Gibberellins (GAs) function not only to promote the growth of plant organs, but also to induce phase transitions during development. Their involvement in flower initiation in long-day (LD) and biennial plants is well established and there is growing insight into the mechanisms by which floral induction is achieved. The extent to which GAs mediate the photoperiodic stimulus to flowering in LD plants is, with a few exceptions, less clear. Despite evidence for photoperiod-enhanced GA biosynthesis in leaves of many LD plants, through up-regulation of GA 20-oxidase gene expression, a function for GAs as transmitted signals from leaves to apices in response to LD has been demonstrated only in Lolium species. In Arabidopsis thaliana, as one of four quantitative floral pathways, GA signalling has a relatively minor influence on flowering time in LD, while in SD, in the absence of the photoperiod flowering pathway, the GA pathway assumes a major role and becomes obligatory. Gibberellins promote flowering in Arabidopsis through the activation of genes encoding the floral integrators SUPPRESSOR OF OVEREXPRESSION OF CONSTANS 1 (SOC1), LEAFY (LFY), and FLOWERING LOCUS T (FT) in the inflorescence and floral meristems, and in leaves, respectively. Although GA signalling is not required for floral organ specification, it is essential for the normal growth and development of these organs. The sites of GA production and action within flowers, and the signalling pathways involved are beginning to be revealed.
The ability of gibberellins (GAs) to promote bolting and flower formation in long-day (LD) and biennial plants under conditions that would not normally permit flowering contributed to the realization that these compounds may function as endogenous growth regulators (Lang, 1957). The bolting response obtained in species such as Hyoscyamus niger (Lang, 1956) is one of the most spectacular effects of applying GAs to plants and contributed to the excitement during the early years of GA research. Lang (1957) distinguished between the promotion of stem extension (bolting), which he considered a direct effect of GAs, and flower initiation, which he thought must be indirect since, in most species, it follows bolting. Lang discounted the possibility that GA could be a universal flowering stimulus (florigen) since he obtained no promotion of flowering by applying GAs to short-day (SD) plants, despite evidence from grafting experiments that LD and SD plants contain a common stimulatory substance.
Almost 40 years after Lang's publication, promising candidates for florigen were identified as the proteins encoded by FLOWERING LOCUS T (FT) (Corbesier et al., 2007; Jaeger and Wigge, 2007; Lin et al., 2007; Mathieu et al., 2007), and its rice equivalent Hd3a (Tamaki et al., 2007). While the role of GAs in flowering is becoming established for a limited number of species, GA is clearly not a universal flowering stimulus. In some species, such as the LD grass Lolium temulentum there is convincing evidence that it acts as a mobile signal to transmit the photoperiodic flowering stimulus, while in others it appears to have little influence on flower initiation and in many perennials it inhibits flowering. In Arabidopsis thaliana, a facultative LD and cold-responsive species, GA contributes to one of four interacting pathways for floral induction (Kobayashi and Weigel, 2007; Simpson and Dean, 2002), but it is still unclear to what extent GA mediates the environmental inputs to this response.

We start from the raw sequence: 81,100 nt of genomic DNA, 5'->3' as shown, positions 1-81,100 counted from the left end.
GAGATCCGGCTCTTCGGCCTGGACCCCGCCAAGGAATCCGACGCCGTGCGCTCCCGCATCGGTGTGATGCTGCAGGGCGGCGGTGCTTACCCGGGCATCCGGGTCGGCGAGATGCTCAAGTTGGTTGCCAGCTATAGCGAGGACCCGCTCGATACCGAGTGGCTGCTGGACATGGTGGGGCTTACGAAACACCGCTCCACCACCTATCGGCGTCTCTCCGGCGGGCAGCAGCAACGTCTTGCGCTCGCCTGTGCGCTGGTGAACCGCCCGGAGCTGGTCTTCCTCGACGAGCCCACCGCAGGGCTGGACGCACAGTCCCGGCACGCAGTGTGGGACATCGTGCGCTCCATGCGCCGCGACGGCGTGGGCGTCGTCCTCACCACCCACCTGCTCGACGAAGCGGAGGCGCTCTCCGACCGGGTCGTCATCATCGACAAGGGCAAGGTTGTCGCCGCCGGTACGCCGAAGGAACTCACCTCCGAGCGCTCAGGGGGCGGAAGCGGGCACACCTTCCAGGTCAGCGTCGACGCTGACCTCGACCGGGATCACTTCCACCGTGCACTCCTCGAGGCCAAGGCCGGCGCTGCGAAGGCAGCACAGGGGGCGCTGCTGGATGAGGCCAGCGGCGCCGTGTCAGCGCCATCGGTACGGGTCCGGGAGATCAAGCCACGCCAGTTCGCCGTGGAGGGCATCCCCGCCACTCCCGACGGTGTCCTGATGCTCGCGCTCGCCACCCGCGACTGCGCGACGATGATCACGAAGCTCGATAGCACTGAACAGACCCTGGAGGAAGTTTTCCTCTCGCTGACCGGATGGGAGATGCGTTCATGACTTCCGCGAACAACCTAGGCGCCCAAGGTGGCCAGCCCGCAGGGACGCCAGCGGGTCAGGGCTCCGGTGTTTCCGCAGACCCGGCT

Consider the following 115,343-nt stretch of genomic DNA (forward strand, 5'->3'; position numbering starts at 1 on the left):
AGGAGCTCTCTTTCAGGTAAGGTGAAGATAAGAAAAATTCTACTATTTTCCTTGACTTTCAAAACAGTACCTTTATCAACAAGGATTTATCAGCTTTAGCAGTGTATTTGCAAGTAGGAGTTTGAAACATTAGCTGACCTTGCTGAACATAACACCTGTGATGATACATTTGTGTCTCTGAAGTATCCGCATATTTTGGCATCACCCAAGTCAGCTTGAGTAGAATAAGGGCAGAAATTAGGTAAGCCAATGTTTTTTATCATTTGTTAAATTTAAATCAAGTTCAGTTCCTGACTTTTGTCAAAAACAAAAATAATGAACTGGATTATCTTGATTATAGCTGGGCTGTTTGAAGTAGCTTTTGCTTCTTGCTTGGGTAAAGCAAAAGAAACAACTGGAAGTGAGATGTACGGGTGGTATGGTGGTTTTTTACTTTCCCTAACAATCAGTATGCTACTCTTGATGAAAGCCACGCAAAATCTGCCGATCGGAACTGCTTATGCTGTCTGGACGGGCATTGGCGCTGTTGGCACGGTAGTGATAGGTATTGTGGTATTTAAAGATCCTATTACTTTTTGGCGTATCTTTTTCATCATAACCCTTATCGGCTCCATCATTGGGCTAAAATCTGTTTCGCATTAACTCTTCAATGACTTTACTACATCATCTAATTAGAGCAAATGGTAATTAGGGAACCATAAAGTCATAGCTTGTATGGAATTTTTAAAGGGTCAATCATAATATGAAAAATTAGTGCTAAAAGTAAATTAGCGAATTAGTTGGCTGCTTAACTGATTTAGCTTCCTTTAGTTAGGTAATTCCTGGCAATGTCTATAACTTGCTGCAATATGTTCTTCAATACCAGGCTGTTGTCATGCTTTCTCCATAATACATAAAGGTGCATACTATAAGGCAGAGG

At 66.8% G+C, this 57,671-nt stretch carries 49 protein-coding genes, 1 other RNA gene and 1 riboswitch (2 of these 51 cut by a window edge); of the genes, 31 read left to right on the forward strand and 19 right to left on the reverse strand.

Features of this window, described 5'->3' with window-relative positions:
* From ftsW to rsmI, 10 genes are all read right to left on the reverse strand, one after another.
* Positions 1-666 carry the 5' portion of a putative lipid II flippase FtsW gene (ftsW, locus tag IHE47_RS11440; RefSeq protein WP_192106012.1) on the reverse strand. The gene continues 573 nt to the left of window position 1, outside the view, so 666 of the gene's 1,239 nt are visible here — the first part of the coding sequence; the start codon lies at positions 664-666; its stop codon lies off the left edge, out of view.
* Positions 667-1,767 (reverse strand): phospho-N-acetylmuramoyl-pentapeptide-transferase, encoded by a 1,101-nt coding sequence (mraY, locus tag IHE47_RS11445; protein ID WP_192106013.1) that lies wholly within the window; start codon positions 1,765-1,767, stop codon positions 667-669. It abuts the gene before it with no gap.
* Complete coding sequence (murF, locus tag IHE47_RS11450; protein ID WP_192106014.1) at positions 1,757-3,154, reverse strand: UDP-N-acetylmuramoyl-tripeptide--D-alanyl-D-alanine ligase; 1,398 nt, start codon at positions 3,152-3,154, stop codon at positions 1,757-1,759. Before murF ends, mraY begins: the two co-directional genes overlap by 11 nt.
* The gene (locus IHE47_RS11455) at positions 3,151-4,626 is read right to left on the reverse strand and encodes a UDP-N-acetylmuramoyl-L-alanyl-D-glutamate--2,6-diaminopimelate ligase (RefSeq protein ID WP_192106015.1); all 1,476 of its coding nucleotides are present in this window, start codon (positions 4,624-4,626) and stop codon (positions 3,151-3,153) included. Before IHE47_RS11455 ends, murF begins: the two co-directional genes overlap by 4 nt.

Although the flowering role for GAs may be species-specific, their function in flower development is far more general and probably universal. In this review, the involvement of GAs in floral initiation and development are discussed at the physiological and molecular levels, drawing heavily from work with Arabidopsis and a limited number of other species. The review will include a consideration of flower development up to the establishment of fertility, but we will not discuss seed or fruit development, in which GAs also have important roles (Ozga and Reinecke, 2003; Serrani et al., 2007). Recent advances in our understanding of the GA-biosynthetic and signal transduction pathways (Ueguchi-Tanaka et al., 2007; Daviere et al., 2008; Hirano et al., 2008a; Itoh et al., 2008; Yamaguchi, 2008) are critical to considering the involvement of GAs in floral initiation and development and will be discussed briefly in the following section.
Gibberellins are required for the normal growth of almost all plant organs through the promotion of cell division and/or cell elongation. In addition, they promote certain developmental switches or phase changes, including seed germination and the juvenile to adult transition, as well as the transition from vegetative to reproductive development in some species. Although 136 different GA structural variants have currently been identified from plants, fungi, and bacteria (http://www.plant-hormones.info/ga1info.htm), only a limited number of compounds have intrinsic biological activity, with GA1 and GA4 being the major endogenous active molecules in most plant species. The GA signalling pathway (Fig. 1), which includes biosynthesis, turnover and signal transduction, is tightly regulated by developmental and environmental cues, with the regulation of GA concentration being of primary importance (Yamaguchi, 2008). The biosynthetic pathway to GA4 from the common diterpene precursor trans-geranylgeranyl diphosphate comprises 12 steps catalysed by six enzymes, of which the 2-oxoglutarate-dependent dioxygenases, GA 20-oxidase (GA20ox) and GA 3-oxidase (GA3ox), that catalyse the final steps, are major sites of regulation. A third group of dioxygenases, the GA 2-oxidases, which by inactivating GAs and their immediate precursors contribute to turnover, are also highly regulated. The three dioxygenase classes are encoded by multiple genes, but there is not complete gene redundancy because the paralogues differ in their expression patterns and regulation.